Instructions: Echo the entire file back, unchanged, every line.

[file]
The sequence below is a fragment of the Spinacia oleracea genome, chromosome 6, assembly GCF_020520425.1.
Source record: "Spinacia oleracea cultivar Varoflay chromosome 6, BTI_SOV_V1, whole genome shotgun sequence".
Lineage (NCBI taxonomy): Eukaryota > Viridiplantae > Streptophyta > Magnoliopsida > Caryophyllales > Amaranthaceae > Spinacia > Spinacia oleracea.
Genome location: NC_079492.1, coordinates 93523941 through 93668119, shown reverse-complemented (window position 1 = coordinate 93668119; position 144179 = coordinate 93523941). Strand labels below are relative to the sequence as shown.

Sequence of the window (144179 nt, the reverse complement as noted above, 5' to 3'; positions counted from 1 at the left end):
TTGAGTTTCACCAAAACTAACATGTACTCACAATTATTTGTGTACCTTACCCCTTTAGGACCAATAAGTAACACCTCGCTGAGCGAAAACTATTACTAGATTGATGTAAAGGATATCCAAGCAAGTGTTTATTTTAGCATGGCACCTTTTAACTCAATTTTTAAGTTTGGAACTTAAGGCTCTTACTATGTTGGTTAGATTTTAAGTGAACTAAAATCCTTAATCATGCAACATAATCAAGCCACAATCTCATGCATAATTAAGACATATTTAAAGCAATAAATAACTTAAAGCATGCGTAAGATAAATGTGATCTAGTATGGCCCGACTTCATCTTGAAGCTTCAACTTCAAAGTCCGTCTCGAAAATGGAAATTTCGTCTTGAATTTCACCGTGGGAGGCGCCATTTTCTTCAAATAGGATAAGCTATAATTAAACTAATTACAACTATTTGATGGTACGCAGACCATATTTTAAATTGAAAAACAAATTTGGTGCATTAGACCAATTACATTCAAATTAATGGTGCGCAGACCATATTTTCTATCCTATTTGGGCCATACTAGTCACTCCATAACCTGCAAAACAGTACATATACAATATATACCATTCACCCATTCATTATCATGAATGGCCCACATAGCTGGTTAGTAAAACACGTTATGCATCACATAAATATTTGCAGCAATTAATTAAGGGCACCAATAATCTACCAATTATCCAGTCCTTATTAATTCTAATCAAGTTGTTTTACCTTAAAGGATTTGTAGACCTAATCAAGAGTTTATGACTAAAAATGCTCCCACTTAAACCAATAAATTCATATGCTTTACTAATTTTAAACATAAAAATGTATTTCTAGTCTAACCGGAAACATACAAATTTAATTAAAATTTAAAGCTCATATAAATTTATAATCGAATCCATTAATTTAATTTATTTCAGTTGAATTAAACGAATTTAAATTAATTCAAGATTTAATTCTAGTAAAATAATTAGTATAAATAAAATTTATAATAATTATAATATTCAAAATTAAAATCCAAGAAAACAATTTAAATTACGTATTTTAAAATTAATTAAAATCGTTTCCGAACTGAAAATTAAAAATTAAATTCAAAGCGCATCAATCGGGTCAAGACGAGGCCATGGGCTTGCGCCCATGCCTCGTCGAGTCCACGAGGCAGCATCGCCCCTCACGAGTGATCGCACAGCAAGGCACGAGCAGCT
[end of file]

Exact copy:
The sequence below is a fragment of the Spinacia oleracea genome, chromosome 6, assembly GCF_020520425.1.
Source record: "Spinacia oleracea cultivar Varoflay chromosome 6, BTI_SOV_V1, whole genome shotgun sequence".
Lineage (NCBI taxonomy): Eukaryota > Viridiplantae > Streptophyta > Magnoliopsida > Caryophyllales > Amaranthaceae > Spinacia > Spinacia oleracea.
Genome location: NC_079492.1, coordinates 93523941 through 93668119, shown reverse-complemented (window position 1 = coordinate 93668119; position 144179 = coordinate 93523941). Strand labels below are relative to the sequence as shown.

Sequence of the window (144179 nt, the reverse complement as noted above, 5' to 3'; positions counted from 1 at the left end):
TTGAGTTTCACCAAAACTAACATGTACTCACAATTATTTGTGTACCTTACCCCTTTAGGACCAATAAGTAACACCTCGCTGAGCGAAAACTATTACTAGATTGATGTAAAGGATATCCAAGCAAGTGTTTATTTTAGCATGGCACCTTTTAACTCAATTTTTAAGTTTGGAACTTAAGGCTCTTACTATGTTGGTTAGATTTTAAGTGAACTAAAATCCTTAATCATGCAACATAATCAAGCCACAATCTCATGCATAATTAAGACATATTTAAAGCAATAAATAACTTAAAGCATGCGTAAGATAAATGTGATCTAGTATGGCCCGACTTCATCTTGAAGCTTCAACTTCAAAGTCCGTCTCGAAAATGGAAATTTCGTCTTGAATTTCACCGTGGGAGGCGCCATTTTCTTCAAATAGGATAAGCTATAATTAAACTAATTACAACTATTTGATGGTACGCAGACCATATTTTAAATTGAAAAACAAATTTGGTGCATTAGACCAATTACATTCAAATTAATGGTGCGCAGACCATATTTTCTATCCTATTTGGGCCATACTAGTCACTCCATAACCTGCAAAACAGTACATATACAATATATACCATTCACCCATTCATTATCATGAATGGCCCACATAGCTGGTTAGTAAAACACGTTATGCATCACATAAATATTTGCAGCAATTAATTAAGGGCACCAATAATCTACCAATTATCCAGTCCTTATTAATTCTAATCAAGTTGTTTTACCTTAAAGGATTTGTAGACCTAATCAAGAGTTTATGACTAAAAATGCTCCCACTTAAACCAATAAATTCATATGCTTTACTAATTTTAAACATAAAAATGTATTTCTAGTCTAACCGGAAACATACAAATTTAATTAAAATTTAAAGCTCATATAAATTTATAATCGAATCCATTAATTTAATTTATTTCAGTTGAATTAAACGAATTTAAATTAATTCAAGATTTAATTCTAGTAAAATAATTAGTATAAATAAAATTTATAATAATTATAATATTCAAAATTAAAATCCAAGAAAACAATTTAAATTACGTATTTTAAAATTAATTAAAATCGTTTCCGAACTGAAAATTAAAAATTAAATTCAAAGCGCATCAATCGGGTCAAGACGAGGCCATGGGCTTGCGCCCATGCCTCGTCGAGTCCACGAGGCAGCATCGCCCCTCACGAGTGATCGCACAGCAAGGCACGAGCAGCT